Some interesting facts about Newgrange: It was built during the Neolithic period, around 3200 BC, making it older than Stonehenge and the Egyptian pyramids. The site consists of a large circular mound with an inner stone passageway and chambers. The mound has a retaining wall at the front, made mostly of white quartz cobblestones, and is ringed by engraved kerbstones. Many of the larger stones of Newgrange are covered in megalithic art. Its entrance is aligned with the rising sun on the winter solstice, when sunlight shines through a ‘roofbox’ and floods the inner chamber. It is the most famous monument within the Neolithic Brú na Bóinne complex, alongside the similar passage tomb mounds of Knowth and Dowth, and as such is a part of the Brú na Bóinne UNESCO World Heritage Site.
Newgrange plays a large role in my novel, The Keepers of Éire. After each murder, the killer places the human victim’s body propped against the Entrance Stone at Newgrange. Check out the Entrance Stone.
For the last several years I have submitted to the annual Las Positas College anthology. Submissions are open to all writers and artists in the Tri-Valley area. Two of my poems, “Get Off the Road” and “Dreams” were published in the 2013 All That Remains. In the 2015 Impressions, my photo “Fairy Glen” made the publication. This year, in Sparks, I have three photos: “Kissed by Rain,” “Water Under the Bridge,” and “Get Off The Road.” I also have my coming of age prose piece, “Flights of Fancy.”
Tri-Valley Writers published its third anthology, Voices of the Valley: Word for Word, at the end of 2015. I have three pieces in this collection of TVW members’ writings. The first is an excerpt titled “A Faerie in the Glen” from my work-in-progress second novel, The Keepers of Caledonia. The second is “Rescue”, a short story about a brother’s love for his twin, and the sacrifice he will endure to not only rescue his brother, but also himself. And the last is is poem, “The Soul of a Writer.”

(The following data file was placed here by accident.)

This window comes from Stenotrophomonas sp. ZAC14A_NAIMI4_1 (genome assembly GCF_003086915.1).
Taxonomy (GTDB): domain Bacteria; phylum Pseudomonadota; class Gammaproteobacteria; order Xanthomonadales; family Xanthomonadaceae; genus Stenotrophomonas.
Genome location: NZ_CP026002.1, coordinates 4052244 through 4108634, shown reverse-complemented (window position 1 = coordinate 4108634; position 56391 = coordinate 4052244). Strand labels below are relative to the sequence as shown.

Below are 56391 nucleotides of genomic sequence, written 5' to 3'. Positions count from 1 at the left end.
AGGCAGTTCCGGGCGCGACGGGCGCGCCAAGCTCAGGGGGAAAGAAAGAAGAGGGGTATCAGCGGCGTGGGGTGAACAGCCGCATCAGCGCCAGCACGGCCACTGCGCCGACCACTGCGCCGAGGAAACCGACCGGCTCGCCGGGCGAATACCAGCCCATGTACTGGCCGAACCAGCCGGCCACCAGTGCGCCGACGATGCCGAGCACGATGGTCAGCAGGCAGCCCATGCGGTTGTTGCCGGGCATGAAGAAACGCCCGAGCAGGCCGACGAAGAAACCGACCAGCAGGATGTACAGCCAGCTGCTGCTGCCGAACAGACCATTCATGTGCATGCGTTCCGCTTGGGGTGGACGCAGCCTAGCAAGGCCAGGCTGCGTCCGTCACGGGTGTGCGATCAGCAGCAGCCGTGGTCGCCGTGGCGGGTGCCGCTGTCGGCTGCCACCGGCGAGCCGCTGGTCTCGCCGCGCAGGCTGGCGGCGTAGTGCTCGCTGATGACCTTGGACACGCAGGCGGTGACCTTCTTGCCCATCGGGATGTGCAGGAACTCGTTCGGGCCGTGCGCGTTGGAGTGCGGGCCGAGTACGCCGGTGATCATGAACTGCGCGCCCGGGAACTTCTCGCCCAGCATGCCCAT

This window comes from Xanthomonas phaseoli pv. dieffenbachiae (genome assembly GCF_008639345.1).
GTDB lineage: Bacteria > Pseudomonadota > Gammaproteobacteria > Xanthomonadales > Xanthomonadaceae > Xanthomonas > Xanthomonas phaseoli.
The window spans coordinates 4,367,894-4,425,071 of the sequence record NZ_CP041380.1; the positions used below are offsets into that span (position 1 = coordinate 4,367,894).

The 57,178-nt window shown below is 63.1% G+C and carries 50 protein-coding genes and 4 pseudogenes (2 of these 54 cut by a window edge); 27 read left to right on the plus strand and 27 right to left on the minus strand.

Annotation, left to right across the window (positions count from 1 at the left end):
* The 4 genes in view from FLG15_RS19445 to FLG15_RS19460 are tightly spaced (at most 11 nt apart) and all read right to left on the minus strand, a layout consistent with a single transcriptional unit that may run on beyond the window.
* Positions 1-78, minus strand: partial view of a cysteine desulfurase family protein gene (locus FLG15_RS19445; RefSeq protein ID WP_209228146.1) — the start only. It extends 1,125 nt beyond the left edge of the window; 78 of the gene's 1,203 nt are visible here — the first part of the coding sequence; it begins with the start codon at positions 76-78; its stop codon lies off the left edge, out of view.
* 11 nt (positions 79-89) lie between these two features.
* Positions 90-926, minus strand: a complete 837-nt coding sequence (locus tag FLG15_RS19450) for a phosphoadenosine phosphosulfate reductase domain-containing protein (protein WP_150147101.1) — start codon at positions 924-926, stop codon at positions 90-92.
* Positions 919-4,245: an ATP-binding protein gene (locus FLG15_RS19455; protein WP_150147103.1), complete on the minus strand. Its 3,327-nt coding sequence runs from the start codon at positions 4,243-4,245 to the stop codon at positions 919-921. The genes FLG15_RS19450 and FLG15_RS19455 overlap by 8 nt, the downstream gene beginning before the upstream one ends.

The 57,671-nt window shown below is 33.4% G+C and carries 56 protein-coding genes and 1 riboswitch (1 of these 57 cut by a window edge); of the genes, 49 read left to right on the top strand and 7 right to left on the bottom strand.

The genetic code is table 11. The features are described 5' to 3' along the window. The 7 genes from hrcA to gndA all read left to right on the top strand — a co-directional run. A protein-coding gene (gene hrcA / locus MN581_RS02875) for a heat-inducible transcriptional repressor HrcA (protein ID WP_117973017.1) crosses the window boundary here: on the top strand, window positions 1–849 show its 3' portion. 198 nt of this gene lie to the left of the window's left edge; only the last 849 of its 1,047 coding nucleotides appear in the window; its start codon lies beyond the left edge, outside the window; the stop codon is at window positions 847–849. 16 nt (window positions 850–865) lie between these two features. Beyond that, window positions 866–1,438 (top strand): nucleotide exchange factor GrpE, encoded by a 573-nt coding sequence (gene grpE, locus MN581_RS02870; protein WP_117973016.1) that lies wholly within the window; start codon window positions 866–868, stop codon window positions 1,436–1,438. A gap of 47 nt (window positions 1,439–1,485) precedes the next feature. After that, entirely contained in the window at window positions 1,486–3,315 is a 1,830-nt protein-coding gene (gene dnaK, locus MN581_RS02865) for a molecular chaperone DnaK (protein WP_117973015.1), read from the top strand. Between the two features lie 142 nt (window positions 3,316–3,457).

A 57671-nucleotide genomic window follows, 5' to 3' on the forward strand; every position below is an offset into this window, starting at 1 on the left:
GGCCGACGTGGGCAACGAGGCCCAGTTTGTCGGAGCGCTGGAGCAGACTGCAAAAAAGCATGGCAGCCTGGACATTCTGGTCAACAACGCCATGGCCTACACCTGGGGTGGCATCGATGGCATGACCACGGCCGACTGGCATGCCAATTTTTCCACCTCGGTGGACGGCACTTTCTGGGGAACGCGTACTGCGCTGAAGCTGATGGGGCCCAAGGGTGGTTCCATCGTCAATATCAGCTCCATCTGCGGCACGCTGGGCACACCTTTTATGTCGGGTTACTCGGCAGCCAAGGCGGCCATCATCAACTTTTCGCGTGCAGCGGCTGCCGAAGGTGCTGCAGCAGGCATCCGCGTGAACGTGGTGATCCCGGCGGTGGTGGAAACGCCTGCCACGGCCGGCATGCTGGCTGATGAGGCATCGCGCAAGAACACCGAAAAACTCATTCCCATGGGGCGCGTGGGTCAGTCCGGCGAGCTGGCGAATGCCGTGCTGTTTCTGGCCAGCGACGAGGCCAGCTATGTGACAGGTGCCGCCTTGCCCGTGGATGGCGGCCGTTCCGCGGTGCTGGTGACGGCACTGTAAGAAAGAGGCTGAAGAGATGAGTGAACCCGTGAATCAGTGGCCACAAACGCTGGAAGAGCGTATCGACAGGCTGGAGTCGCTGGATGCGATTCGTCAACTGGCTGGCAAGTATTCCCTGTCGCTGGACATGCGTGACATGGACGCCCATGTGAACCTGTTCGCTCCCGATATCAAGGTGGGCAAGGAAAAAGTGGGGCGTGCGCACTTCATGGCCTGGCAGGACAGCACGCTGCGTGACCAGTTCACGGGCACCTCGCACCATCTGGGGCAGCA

Voices of the Valley: Word for Word contains 82 written pieces: essay, memoir, poetry, and short stories. The variety showcases the talents of TVW’s diverse writing community.
I am honored to have my pieces included. Voices of the Valley: Word for Word may be purchased at Amazon.
What is NaNoWriMo TGIO you ask? For me that is today, December 1, because on this day Nationonal Novel Writing Month Thank God It’s Over is officially here. My goal this year participating in NaNo wasn’t to write 50,000 words (I knew that would be nearly impossible with me still recovering from elbow surgery—and believe me there were days I just wanted to quit—but also because of writer club duties as president). My goal was to get back to writing consistently, get the words, the story flowing in my mind. I may have started NaNo as the proverbial turtle, but in the end I was hopping and running like the rabbit.
I worked on a middle-grade story that has a ten-year-old boy, Niall, the grandson of the Tuatha Dragon Clan healer/caretaker dealing with leaving his home in Dublin, Ireland and staying with a grandfather he never knew about, getting mixed up with a school bully, and finding out about Ireland’s greatest secret—dragons!
At TGIO day, I have just over 37,500 words written. I am probably half-way through telling this story. Of course, then I’ll need to edit, but Hurray!! For those of you who have read The Keepers of Éire, Niall is mentioned in one sentence—when his grandfather, Timothy, tells the dragon clan leader, Sean he’ll have Niall help care for the injured Grayson. That one sentence—and Jake R. and his class of fourth graders in Dublin, CA, inspired this story.
So, for December, I’ll be writing, and writing, and writing.